We shouldn’t hesitate to break the prayer for ourselves to lift our gaze, to brighten our countenance a moment, and smile first from our eyes but then through every pore, so that if anyone looks our way, surely they’ll think either we’re fools, or we’re having such joy in the presence of God that perhaps they, too, might reflect this light back to us… and so a thousand faces might shine. A smile is a prayer for another offered without words, without thought, and all in an instant – and understood by all. If it must, perhaps we might at least let it mask our fears and hurts… and choose instead to spare our brothers and sisters, that we might bear rather than burden one another.

Ezekiel’s Calling…

Ol’ buddy Zeke paints a great vision of a people of God lost and led astray… if not devoured by their own shepherds in his 34th chapter. And seems to me this is so much more than a historical account as it just literally lays out for us a challenge as a people, a challenge that begins with the Song of Simeon:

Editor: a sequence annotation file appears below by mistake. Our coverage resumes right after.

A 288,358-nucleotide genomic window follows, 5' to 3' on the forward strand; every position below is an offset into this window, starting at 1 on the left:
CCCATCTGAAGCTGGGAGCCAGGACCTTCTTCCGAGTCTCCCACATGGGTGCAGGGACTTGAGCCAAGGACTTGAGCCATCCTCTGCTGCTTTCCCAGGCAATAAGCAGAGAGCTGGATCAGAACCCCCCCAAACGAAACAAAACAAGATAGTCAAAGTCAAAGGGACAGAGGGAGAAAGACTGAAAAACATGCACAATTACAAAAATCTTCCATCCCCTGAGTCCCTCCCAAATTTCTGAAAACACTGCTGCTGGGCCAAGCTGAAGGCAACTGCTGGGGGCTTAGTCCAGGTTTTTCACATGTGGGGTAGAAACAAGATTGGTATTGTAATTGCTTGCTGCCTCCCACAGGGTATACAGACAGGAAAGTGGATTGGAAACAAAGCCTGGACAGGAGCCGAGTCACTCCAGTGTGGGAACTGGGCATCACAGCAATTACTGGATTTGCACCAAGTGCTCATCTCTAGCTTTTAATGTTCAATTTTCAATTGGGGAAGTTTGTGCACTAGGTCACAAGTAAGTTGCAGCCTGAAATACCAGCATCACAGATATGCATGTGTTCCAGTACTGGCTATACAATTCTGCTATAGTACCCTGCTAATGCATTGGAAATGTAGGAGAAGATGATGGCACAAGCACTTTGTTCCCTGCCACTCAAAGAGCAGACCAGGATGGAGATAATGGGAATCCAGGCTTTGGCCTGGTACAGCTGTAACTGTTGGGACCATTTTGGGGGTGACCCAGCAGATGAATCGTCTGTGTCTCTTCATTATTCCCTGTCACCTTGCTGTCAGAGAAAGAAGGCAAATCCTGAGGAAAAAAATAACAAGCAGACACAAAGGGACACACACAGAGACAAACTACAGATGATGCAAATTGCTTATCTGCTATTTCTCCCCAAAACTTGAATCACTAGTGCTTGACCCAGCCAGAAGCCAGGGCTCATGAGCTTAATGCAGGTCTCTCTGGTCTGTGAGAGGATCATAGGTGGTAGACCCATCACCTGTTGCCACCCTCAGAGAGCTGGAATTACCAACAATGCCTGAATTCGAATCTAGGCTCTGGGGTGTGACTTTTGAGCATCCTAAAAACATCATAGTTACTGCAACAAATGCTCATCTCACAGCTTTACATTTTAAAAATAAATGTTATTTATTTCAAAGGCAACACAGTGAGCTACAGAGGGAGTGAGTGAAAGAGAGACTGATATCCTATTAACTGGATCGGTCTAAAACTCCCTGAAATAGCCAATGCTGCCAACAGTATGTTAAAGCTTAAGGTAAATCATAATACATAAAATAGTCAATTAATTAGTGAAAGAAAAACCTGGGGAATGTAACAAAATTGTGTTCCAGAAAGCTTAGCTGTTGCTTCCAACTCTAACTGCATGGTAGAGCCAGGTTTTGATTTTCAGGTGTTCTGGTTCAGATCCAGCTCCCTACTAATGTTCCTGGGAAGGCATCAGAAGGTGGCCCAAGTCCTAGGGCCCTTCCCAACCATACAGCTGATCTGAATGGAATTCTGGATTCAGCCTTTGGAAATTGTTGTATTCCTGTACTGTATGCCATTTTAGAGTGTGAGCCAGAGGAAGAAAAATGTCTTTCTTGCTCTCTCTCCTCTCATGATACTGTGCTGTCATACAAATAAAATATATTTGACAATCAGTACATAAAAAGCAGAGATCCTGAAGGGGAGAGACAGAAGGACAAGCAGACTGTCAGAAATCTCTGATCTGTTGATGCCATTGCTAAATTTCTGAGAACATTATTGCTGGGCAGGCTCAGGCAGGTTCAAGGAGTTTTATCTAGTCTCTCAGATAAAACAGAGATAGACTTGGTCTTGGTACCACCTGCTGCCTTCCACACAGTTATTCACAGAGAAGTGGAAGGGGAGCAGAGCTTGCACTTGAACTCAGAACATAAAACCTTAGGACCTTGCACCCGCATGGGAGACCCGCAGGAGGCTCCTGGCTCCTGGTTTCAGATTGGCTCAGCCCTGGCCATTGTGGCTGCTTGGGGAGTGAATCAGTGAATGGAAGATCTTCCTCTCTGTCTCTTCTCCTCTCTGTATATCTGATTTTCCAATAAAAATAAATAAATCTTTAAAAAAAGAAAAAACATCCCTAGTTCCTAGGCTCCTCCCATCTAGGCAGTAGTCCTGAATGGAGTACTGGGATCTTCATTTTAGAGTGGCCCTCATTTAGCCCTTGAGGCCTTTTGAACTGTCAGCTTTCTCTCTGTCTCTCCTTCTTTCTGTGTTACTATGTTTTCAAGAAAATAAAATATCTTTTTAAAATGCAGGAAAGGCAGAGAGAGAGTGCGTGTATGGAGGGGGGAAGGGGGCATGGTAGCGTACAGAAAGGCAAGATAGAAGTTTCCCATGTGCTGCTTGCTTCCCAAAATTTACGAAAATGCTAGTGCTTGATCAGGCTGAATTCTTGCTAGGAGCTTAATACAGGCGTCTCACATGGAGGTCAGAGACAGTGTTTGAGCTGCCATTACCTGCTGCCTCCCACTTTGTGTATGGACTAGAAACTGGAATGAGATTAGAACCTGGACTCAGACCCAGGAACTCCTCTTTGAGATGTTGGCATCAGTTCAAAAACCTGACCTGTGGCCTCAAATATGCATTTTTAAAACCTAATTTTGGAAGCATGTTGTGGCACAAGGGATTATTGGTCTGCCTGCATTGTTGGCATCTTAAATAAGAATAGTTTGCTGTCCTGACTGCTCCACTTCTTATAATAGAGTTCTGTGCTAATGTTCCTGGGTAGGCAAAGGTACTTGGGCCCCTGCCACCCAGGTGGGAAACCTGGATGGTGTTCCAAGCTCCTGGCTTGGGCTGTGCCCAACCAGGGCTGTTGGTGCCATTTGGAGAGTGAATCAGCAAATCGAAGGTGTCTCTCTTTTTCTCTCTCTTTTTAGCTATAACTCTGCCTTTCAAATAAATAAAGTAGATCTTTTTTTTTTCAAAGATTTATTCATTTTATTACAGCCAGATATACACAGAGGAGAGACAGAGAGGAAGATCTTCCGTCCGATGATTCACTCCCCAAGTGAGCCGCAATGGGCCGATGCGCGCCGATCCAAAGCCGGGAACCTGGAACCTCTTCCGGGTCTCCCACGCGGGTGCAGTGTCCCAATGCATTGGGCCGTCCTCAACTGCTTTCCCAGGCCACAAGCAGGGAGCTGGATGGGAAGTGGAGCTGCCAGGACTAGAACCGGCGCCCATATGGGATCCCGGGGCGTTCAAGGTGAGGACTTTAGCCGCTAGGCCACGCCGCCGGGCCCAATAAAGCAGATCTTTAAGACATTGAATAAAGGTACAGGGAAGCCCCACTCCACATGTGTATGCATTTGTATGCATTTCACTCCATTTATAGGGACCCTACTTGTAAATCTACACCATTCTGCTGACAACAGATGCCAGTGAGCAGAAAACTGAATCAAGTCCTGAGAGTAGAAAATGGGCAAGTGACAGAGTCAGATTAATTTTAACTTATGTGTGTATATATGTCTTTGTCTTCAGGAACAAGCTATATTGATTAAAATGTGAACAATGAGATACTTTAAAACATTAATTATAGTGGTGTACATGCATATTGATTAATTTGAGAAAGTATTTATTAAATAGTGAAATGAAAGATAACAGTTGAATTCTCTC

Lord, now lettest thou thy servant depart in peace : according to thy word. For mine eyes have seen : thy salvation, Which thou hast prepared : before the face of all people; …a light to enlighten the Gentiles : and the glory of thy people Israel.

Of course, Simeon sings this in a great prayer of thanksgiving, but fairly, if it’s right that in being called “Christians” we’re really to be taken as “little christs”, then aren’t we supposed to be the light (or at least let the light of Christ shine through our lives) that illumines the Gentiles? And as I’m not much at this, I read Ezekiel’s condemnation of the priesthood as stern words aimed not just there… but at all of us who would be a people of God. Thus, though in context addressed to the historic people as a “wail and woe is me” for a wayward Israel, or a “woe to the misguided Levite priesthood” as so clearly laid out, for those of us who would be a royal priesthood, and particularly to ourselves as Orthodox Christians, our shepherds (clergy and leaders) and all the people of (even) our New Israel … we seem equally at risk of falling into the dangers of the abyss Ezekiel proclaims.